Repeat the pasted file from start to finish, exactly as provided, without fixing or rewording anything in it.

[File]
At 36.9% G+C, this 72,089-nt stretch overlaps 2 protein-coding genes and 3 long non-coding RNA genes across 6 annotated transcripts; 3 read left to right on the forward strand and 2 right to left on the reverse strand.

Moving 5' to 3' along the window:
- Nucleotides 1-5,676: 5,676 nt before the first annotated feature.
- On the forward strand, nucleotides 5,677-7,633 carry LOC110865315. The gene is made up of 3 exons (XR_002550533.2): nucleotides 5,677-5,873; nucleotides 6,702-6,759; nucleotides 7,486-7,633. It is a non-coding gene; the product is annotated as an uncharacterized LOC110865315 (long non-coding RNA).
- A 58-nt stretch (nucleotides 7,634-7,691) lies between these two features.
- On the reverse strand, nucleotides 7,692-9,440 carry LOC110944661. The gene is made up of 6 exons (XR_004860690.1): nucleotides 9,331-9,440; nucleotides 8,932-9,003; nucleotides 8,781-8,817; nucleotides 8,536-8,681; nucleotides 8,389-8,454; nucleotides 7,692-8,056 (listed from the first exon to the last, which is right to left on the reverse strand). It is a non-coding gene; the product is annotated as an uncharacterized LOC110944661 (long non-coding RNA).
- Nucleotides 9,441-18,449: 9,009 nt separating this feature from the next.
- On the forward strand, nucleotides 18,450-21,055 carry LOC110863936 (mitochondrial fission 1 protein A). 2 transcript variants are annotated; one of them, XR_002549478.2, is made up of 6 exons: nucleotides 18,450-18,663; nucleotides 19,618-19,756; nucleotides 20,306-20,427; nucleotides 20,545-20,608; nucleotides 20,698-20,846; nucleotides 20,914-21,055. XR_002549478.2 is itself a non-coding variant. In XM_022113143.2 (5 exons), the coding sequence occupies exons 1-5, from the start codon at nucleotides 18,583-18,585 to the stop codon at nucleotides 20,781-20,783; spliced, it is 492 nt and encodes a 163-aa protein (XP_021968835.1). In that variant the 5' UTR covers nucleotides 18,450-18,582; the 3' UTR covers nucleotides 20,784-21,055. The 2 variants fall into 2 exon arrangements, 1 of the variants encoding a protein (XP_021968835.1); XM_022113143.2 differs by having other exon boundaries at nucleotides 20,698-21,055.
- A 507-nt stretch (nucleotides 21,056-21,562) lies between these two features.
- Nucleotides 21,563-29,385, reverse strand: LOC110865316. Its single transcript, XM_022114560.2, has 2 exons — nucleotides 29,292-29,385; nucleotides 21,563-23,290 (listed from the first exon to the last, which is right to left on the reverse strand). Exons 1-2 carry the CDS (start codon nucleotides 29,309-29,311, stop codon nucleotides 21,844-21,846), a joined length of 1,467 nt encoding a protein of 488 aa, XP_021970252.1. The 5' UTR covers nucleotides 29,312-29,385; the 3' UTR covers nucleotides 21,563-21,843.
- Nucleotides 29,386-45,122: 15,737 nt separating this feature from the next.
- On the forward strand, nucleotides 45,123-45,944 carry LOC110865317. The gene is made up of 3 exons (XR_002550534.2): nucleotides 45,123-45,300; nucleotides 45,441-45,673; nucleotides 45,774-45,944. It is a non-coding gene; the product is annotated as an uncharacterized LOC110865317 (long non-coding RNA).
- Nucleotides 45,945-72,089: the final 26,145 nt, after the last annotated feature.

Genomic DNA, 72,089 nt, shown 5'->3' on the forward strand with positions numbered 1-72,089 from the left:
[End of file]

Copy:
At 36.9% G+C, this 72,089-nt stretch overlaps 2 protein-coding genes and 3 long non-coding RNA genes across 6 annotated transcripts; 3 read left to right on the forward strand and 2 right to left on the reverse strand.

Moving 5' to 3' along the window:
- Nucleotides 1-5,676: 5,676 nt before the first annotated feature.
- On the forward strand, nucleotides 5,677-7,633 carry LOC110865315. The gene is made up of 3 exons (XR_002550533.2): nucleotides 5,677-5,873; nucleotides 6,702-6,759; nucleotides 7,486-7,633. It is a non-coding gene; the product is annotated as an uncharacterized LOC110865315 (long non-coding RNA).
- A 58-nt stretch (nucleotides 7,634-7,691) lies between these two features.
- On the reverse strand, nucleotides 7,692-9,440 carry LOC110944661. The gene is made up of 6 exons (XR_004860690.1): nucleotides 9,331-9,440; nucleotides 8,932-9,003; nucleotides 8,781-8,817; nucleotides 8,536-8,681; nucleotides 8,389-8,454; nucleotides 7,692-8,056 (listed from the first exon to the last, which is right to left on the reverse strand). It is a non-coding gene; the product is annotated as an uncharacterized LOC110944661 (long non-coding RNA).
- Nucleotides 9,441-18,449: 9,009 nt separating this feature from the next.
- On the forward strand, nucleotides 18,450-21,055 carry LOC110863936 (mitochondrial fission 1 protein A). 2 transcript variants are annotated; one of them, XR_002549478.2, is made up of 6 exons: nucleotides 18,450-18,663; nucleotides 19,618-19,756; nucleotides 20,306-20,427; nucleotides 20,545-20,608; nucleotides 20,698-20,846; nucleotides 20,914-21,055. XR_002549478.2 is itself a non-coding variant. In XM_022113143.2 (5 exons), the coding sequence occupies exons 1-5, from the start codon at nucleotides 18,583-18,585 to the stop codon at nucleotides 20,781-20,783; spliced, it is 492 nt and encodes a 163-aa protein (XP_021968835.1). In that variant the 5' UTR covers nucleotides 18,450-18,582; the 3' UTR covers nucleotides 20,784-21,055. The 2 variants fall into 2 exon arrangements, 1 of the variants encoding a protein (XP_021968835.1); XM_022113143.2 differs by having other exon boundaries at nucleotides 20,698-21,055.
- A 507-nt stretch (nucleotides 21,056-21,562) lies between these two features.
- Nucleotides 21,563-29,385, reverse strand: LOC110865316. Its single transcript, XM_022114560.2, has 2 exons — nucleotides 29,292-29,385; nucleotides 21,563-23,290 (listed from the first exon to the last, which is right to left on the reverse strand). Exons 1-2 carry the CDS (start codon nucleotides 29,309-29,311, stop codon nucleotides 21,844-21,846), a joined length of 1,467 nt encoding a protein of 488 aa, XP_021970252.1. The 5' UTR covers nucleotides 29,312-29,385; the 3' UTR covers nucleotides 21,563-21,843.
- Nucleotides 29,386-45,122: 15,737 nt separating this feature from the next.
- On the forward strand, nucleotides 45,123-45,944 carry LOC110865317. The gene is made up of 3 exons (XR_002550534.2): nucleotides 45,123-45,300; nucleotides 45,441-45,673; nucleotides 45,774-45,944. It is a non-coding gene; the product is annotated as an uncharacterized LOC110865317 (long non-coding RNA).
- Nucleotides 45,945-72,089: the final 26,145 nt, after the last annotated feature.

Genomic DNA, 72,089 nt, shown 5'->3' on the forward strand with positions numbered 1-72,089 from the left: